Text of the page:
Elon Musk is buying Twitter, apparently.
Well, he’s trying to at any rate – the Tesla and Space X owner, known for repeatedly shooting his mouth off on Twitter so hard that he damaged his own company’s stocks and was restrained by his board of directors, evidently doesn’t feel that Twitter’s speech is free enough.
The very concept of ‘freedom of speech’ applying to a social media sight makes my eye twitch. Twitter, Facebook, and all of the programs we use on our phones and computers on a regular basis in the last decade are, despite invading every inch of public life, private companies. They have no obligation to let anyone say anything on their platform – they can, and will, ban people for making joke accounts pretending to be the aforementioned Musk. Right-wing pundit Milo Yiannopoulous was banned from Twitter for encouraging angry, racist followers to harass black actress Leslie Jones over a Ghostbusters movie; more prominently, former President Donald Trump was removed from the short-form social media site after his tweets sparked off a riot in Washington. The platform is, and always has been, whatever Twitter’s boards says goes.
Social media isn’t just localized to nerds like me who hate the sun and stare at screens. I’m sure everyone who reads this paper knows what Facebook is, and I post when this publication goes live there for that reason. It’s become a part of everyone’s life, and frankly, i don’t know if that’s a good thing.
Everything you post on the Internet stays there forever. Yes, things can vanish over time – ‘link decay’ is a phenomenon where old websites cease functioning as time goes on, the result of any number of small patches and upgrades, or tweaks that the software takes on. But unless someone really puts effort into something, a thing is there to stay online, and there are myriads of individuals and groups eager to ensure that everything is archived and backed up, for good or ill. Some just want to preserve the culture of the Internet – others want to gather personal information to attack people, scam them, or just sell them some health product.
If it were just human beings, it would be one thing, but the ever-mysterious algorithms govern most online sites, especially social media. Algorithms, or computer processes that automate and operate computer functions, manage everything online. An algorithm links posts and sites based on terms you’ve searched for, or shows you ‘recommended’ videos based on ones you’ve watched before, or ads based on all the places you’ve been (yes, even THAT website – nothing is unseen on the internet).
The algorithms are designed with a purpose in mind – to keep you using the platform, to ensure your posts are seen by the right people. Note I didn’t say ‘as many people as possible’ – sites like Twitter look for ‘engagement’, or posts that are likely to get the most emphatic responses. And that, of course, means that the algorithm is concerned with promoting posts that make everyone as mad as possible. There’s nothing stronger than the urge to correct someone who’s wrong, whether by explanation, debate, or mocking shame.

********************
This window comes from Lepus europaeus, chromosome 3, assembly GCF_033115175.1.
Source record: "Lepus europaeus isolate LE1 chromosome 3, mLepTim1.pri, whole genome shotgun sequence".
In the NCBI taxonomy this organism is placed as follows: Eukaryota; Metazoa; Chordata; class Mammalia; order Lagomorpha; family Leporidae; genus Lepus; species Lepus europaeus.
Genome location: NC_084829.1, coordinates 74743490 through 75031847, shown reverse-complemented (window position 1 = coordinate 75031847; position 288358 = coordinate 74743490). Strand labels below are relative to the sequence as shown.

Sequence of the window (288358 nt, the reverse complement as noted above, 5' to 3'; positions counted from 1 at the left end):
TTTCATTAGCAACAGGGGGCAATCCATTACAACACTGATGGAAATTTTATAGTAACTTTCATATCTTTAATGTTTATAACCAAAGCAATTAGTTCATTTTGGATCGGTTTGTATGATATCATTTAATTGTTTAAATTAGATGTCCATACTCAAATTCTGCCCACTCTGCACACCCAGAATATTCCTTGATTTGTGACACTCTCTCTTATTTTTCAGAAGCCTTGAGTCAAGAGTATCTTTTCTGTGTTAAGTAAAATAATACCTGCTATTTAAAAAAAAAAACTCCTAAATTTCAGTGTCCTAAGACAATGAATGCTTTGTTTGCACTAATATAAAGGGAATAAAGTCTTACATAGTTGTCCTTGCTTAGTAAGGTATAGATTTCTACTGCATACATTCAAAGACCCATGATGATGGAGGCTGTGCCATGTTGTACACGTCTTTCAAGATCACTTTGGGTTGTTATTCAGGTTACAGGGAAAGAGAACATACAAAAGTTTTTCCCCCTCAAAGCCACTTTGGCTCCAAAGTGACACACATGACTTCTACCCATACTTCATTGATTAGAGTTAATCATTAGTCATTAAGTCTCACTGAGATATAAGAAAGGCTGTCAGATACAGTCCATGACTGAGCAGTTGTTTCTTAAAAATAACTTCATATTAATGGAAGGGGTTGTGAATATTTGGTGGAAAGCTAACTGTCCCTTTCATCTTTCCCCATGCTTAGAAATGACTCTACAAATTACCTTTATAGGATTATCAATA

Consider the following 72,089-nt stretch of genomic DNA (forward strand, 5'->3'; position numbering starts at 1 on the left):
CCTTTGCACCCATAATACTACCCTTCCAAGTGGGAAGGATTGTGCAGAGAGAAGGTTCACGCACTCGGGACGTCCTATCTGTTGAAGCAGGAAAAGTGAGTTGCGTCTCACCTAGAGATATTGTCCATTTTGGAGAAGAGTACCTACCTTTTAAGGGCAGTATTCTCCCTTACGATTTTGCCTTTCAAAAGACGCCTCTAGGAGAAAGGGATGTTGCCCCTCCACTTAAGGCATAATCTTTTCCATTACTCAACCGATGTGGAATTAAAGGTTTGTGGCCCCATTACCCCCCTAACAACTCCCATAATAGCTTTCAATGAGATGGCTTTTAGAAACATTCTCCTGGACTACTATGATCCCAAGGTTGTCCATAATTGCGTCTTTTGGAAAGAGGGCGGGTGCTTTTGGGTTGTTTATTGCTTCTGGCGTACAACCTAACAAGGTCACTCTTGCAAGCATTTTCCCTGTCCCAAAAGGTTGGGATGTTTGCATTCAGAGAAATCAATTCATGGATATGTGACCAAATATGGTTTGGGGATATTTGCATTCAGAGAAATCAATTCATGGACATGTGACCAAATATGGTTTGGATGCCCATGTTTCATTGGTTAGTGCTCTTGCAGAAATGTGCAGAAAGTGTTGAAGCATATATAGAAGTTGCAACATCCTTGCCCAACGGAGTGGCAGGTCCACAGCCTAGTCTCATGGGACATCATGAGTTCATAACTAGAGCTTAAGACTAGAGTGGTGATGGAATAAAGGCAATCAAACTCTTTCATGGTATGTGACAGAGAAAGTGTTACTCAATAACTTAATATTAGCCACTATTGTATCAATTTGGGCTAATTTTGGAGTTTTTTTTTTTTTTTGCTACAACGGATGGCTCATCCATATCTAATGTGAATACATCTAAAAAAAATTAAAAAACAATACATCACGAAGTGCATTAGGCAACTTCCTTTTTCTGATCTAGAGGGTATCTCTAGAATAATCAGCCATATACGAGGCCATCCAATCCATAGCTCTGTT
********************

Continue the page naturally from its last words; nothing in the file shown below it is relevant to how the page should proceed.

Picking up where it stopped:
If you ever wonder why you see so many posts about conspiracy theories or anti-vax nonsense, that’s part of why.
Algorithms are truly impressive on how intricate, and absurd, their criteria are. “Algo-speak” is a term for particular ways of writing online to try and manipulate the algorithm into showing your post to the right people, by copying similar words, phrases, and structures to popular posts in order to try and game the system. If you’re wondering why “one weird trick” and “you won’t believe what’s next” comes up so much, that’s why. People find their work links languishing with no-one able to see them – or worse, ‘shadow-banned’, where the post doesn’t show up at all, usually due to the algorithm listing certain concepts and words as inappropriate or dangerous without giving any indication that it’d done so.
Algorithms aren’t exempt and impartial from our human errors and biases, either – in fact, they exemplify them. Remember that a human coded an algorithm, decided what it should do, and then gave it a bunch of data so it could match and recognize things. Artificial intelligence is never unbiased – in fact, because it’s not a person and can only run the data it has without the ability to think, it is unhesitatingly biased.
Facial recognition software is my favorite example, where systems routinely run across a problem with being unable to recognize black people – the examples of faces given to it to reference were, bewilderingly, lacking any examples of a black person, meaning it does not recognize those features as a face. These oversights seems so absurd – we take for granted how we can take leaps of logic when there’s no information.
Social media is a minefield of predatory intent – it was made to sell advertisements, to gather information passively from its users to direct ads to them to keep them using, and expose them to products and information third parties pay to promote. Everything else is incidental at best or troublesome and needing to be suppressed at worst, and Musk, the so-called ‘free speech absolutist’ is either ignorant of this or lying to try and promote the ideas he wants.
Or both. They’re not mutually exclusive, sadly.